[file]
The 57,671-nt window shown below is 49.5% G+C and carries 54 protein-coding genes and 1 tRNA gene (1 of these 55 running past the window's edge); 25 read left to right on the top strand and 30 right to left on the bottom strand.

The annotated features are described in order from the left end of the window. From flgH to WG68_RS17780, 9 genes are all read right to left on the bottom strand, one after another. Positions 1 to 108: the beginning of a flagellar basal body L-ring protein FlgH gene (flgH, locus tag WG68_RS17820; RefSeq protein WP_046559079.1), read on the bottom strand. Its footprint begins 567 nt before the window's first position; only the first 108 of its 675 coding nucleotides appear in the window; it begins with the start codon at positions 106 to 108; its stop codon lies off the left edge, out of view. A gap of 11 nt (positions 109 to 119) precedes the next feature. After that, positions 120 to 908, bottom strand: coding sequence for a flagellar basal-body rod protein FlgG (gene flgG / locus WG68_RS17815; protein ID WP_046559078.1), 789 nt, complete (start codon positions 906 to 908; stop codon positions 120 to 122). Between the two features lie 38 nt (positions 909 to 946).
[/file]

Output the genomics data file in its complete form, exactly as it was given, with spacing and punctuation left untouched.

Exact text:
The 57,671-nt window shown below is 49.5% G+C and carries 54 protein-coding genes and 1 tRNA gene (1 of these 55 running past the window's edge); 25 read left to right on the top strand and 30 right to left on the bottom strand.

The annotated features are described in order from the left end of the window. From flgH to WG68_RS17780, 9 genes are all read right to left on the bottom strand, one after another. Positions 1 to 108: the beginning of a flagellar basal body L-ring protein FlgH gene (flgH, locus tag WG68_RS17820; RefSeq protein WP_046559079.1), read on the bottom strand. Its footprint begins 567 nt before the window's first position; only the first 108 of its 675 coding nucleotides appear in the window; it begins with the start codon at positions 106 to 108; its stop codon lies off the left edge, out of view. A gap of 11 nt (positions 109 to 119) precedes the next feature. After that, positions 120 to 908, bottom strand: coding sequence for a flagellar basal-body rod protein FlgG (gene flgG / locus WG68_RS17815; protein ID WP_046559078.1), 789 nt, complete (start codon positions 906 to 908; stop codon positions 120 to 122). Between the two features lie 38 nt (positions 909 to 946).